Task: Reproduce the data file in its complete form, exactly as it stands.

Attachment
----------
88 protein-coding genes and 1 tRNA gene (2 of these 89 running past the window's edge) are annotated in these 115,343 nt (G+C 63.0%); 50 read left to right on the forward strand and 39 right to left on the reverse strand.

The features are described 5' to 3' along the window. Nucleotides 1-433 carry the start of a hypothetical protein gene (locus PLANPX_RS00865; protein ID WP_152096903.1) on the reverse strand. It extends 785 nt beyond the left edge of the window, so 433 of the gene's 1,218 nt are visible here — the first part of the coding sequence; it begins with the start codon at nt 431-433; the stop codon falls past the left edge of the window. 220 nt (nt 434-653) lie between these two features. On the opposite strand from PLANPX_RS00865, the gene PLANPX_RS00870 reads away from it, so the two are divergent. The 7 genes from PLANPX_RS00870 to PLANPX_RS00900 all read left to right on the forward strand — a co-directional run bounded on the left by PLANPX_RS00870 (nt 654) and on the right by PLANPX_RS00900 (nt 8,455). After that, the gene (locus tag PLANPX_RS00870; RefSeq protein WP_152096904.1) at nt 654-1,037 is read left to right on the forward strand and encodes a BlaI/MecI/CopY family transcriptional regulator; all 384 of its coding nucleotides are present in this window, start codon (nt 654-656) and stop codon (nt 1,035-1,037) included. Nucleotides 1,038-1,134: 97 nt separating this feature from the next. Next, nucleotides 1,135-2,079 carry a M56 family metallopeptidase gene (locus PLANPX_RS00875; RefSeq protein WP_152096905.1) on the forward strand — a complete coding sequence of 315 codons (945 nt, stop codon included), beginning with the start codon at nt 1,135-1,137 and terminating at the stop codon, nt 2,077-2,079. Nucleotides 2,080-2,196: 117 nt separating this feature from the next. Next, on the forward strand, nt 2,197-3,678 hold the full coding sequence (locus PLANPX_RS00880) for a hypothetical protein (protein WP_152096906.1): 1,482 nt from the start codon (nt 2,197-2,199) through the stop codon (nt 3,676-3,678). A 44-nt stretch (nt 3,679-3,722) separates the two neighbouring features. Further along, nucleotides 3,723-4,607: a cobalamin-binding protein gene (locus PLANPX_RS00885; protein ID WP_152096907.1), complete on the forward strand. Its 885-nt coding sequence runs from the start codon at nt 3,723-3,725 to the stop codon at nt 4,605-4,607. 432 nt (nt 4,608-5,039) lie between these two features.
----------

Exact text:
88 protein-coding genes and 1 tRNA gene (2 of these 89 running past the window's edge) are annotated in these 115,343 nt (G+C 63.0%); 50 read left to right on the forward strand and 39 right to left on the reverse strand.

The features are described 5' to 3' along the window. Nucleotides 1-433 carry the start of a hypothetical protein gene (locus PLANPX_RS00865; protein ID WP_152096903.1) on the reverse strand. It extends 785 nt beyond the left edge of the window, so 433 of the gene's 1,218 nt are visible here — the first part of the coding sequence; it begins with the start codon at nt 431-433; the stop codon falls past the left edge of the window. 220 nt (nt 434-653) lie between these two features. On the opposite strand from PLANPX_RS00865, the gene PLANPX_RS00870 reads away from it, so the two are divergent. The 7 genes from PLANPX_RS00870 to PLANPX_RS00900 all read left to right on the forward strand — a co-directional run bounded on the left by PLANPX_RS00870 (nt 654) and on the right by PLANPX_RS00900 (nt 8,455). After that, the gene (locus tag PLANPX_RS00870; RefSeq protein WP_152096904.1) at nt 654-1,037 is read left to right on the forward strand and encodes a BlaI/MecI/CopY family transcriptional regulator; all 384 of its coding nucleotides are present in this window, start codon (nt 654-656) and stop codon (nt 1,035-1,037) included. Nucleotides 1,038-1,134: 97 nt separating this feature from the next. Next, nucleotides 1,135-2,079 carry a M56 family metallopeptidase gene (locus PLANPX_RS00875; RefSeq protein WP_152096905.1) on the forward strand — a complete coding sequence of 315 codons (945 nt, stop codon included), beginning with the start codon at nt 1,135-1,137 and terminating at the stop codon, nt 2,077-2,079. Nucleotides 2,080-2,196: 117 nt separating this feature from the next. Next, on the forward strand, nt 2,197-3,678 hold the full coding sequence (locus PLANPX_RS00880) for a hypothetical protein (protein WP_152096906.1): 1,482 nt from the start codon (nt 2,197-2,199) through the stop codon (nt 3,676-3,678). A 44-nt stretch (nt 3,679-3,722) separates the two neighbouring features. Further along, nucleotides 3,723-4,607: a cobalamin-binding protein gene (locus PLANPX_RS00885; protein ID WP_152096907.1), complete on the forward strand. Its 885-nt coding sequence runs from the start codon at nt 3,723-3,725 to the stop codon at nt 4,605-4,607. 432 nt (nt 4,608-5,039) lie between these two features.